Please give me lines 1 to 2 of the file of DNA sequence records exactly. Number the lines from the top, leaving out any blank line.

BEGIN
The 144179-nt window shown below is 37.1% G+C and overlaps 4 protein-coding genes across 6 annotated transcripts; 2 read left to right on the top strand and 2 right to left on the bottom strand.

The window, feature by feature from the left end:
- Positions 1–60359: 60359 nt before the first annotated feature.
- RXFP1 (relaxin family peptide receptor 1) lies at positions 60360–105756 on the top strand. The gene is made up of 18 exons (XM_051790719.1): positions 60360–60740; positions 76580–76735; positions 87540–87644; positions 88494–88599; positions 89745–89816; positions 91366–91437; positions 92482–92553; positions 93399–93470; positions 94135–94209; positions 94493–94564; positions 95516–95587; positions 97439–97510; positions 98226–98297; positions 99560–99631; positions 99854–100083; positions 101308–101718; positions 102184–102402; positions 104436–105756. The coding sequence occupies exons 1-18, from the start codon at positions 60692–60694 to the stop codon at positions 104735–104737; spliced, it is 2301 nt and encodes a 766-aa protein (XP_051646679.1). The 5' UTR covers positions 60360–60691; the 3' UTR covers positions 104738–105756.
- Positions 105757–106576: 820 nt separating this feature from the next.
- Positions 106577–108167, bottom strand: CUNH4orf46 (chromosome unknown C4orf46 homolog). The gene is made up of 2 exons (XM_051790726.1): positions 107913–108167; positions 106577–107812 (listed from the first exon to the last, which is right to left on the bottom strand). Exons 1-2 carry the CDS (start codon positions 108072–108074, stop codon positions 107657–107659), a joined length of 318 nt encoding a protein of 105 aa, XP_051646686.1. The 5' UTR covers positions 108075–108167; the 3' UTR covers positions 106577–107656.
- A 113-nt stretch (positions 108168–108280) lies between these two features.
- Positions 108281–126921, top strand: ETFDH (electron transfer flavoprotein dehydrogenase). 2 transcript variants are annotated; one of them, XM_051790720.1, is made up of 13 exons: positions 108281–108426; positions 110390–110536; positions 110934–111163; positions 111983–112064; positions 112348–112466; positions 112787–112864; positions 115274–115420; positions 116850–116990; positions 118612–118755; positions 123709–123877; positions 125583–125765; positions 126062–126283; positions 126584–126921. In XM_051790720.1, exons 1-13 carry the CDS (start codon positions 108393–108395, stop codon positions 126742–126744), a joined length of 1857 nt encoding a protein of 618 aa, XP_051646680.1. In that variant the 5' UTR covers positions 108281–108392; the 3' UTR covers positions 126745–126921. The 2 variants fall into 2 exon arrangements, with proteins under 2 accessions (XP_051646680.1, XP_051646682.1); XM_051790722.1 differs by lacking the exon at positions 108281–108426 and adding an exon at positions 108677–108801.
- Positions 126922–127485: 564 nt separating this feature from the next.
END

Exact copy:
The 144179-nt window shown below is 37.1% G+C and overlaps 4 protein-coding genes across 6 annotated transcripts; 2 read left to right on the top strand and 2 right to left on the bottom strand.

The window, feature by feature from the left end: